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MTA board opposes biennial fare hike, despite costly action plan

MTA officials were hoping to hike fares in 2019 and 2021

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It seems only natural that after unveiling an $836 million plan to fix the ailing NYC subway system, the MTA would want to increase fares on the service. That’s what the agency’s chief financial officer, Robert Foran, said at a monthly board meeting, the New York Times reports. He told board members that MTA officials were looking to continue the biennial fare hike in 2019 and 2021 to meet its long-term financial needs.

Mercifully, some board members were not having it, and asked how the MTA could possibly justify a fare hike with the quality of service being offered at the moment. MTA chairman Joseph Lhota told the Times that he felt the board had come to a general consensus that the MTA needed to find a different source of financing, and that he was looking at other options.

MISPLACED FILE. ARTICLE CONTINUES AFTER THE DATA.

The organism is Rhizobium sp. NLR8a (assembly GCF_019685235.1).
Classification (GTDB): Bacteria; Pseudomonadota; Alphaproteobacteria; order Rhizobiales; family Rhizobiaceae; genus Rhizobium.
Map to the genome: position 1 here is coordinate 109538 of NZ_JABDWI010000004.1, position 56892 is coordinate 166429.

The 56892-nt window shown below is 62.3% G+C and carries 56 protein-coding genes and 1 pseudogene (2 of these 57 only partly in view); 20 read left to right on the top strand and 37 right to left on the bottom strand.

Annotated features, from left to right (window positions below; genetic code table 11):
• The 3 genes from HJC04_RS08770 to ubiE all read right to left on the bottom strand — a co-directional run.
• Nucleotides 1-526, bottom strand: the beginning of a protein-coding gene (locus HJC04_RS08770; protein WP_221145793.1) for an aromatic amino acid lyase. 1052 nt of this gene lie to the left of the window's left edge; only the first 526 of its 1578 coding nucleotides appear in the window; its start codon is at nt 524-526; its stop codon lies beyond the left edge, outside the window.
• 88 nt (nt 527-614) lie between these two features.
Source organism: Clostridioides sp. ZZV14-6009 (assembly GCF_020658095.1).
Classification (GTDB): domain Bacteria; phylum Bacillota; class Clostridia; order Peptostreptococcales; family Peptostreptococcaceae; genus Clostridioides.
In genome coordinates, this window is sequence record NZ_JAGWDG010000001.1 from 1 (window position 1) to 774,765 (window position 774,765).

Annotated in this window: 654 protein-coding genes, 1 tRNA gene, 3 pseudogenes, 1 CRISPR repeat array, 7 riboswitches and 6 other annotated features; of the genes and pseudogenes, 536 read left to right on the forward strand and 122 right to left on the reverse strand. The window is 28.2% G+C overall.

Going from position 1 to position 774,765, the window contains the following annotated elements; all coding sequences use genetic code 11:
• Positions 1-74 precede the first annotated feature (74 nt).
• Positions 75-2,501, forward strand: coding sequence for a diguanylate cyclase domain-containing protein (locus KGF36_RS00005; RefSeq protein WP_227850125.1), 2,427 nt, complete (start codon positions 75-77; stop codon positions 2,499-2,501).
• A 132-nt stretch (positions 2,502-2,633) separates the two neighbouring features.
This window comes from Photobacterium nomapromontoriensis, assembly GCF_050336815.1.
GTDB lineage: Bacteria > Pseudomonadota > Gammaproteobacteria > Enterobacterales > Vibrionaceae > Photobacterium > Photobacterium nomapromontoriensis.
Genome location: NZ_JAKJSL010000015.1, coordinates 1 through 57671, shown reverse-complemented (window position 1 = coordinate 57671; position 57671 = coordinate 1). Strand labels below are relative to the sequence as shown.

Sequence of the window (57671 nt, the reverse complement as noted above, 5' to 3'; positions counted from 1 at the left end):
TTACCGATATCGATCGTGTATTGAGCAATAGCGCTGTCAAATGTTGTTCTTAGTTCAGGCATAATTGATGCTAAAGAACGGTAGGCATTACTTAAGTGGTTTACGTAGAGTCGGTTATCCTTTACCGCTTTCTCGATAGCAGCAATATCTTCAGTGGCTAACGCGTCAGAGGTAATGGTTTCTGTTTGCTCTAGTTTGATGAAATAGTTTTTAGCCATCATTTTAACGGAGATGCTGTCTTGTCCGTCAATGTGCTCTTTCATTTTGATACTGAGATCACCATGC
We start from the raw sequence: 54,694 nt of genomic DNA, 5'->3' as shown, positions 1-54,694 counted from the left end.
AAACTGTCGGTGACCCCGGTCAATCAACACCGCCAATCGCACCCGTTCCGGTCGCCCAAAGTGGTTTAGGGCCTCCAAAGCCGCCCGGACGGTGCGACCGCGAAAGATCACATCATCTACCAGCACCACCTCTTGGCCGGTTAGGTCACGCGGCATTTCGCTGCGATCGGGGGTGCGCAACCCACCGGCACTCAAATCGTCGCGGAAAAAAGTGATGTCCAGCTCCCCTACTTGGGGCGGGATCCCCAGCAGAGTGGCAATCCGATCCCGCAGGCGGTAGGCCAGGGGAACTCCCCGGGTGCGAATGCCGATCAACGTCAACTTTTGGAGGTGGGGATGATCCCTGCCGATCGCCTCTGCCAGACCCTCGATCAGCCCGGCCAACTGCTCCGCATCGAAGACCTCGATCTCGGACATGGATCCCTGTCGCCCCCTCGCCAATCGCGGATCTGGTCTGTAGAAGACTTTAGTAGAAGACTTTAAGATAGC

Some board members in particular pointed to the fact that there was no end in sight to this biennial increase and that this revenue source wasn’t sustainable in the long run.

“If you take these to their logical conclusion, at some point, the fare will be $10 and tolls will be $50,” MTA board member Andrew Albert told the Times.

The last fare hike took place in March this year when weekly passes increased $1 to $32, and monthly passes increased from $116.50 to $121. The single fare however remained the same at $2.75.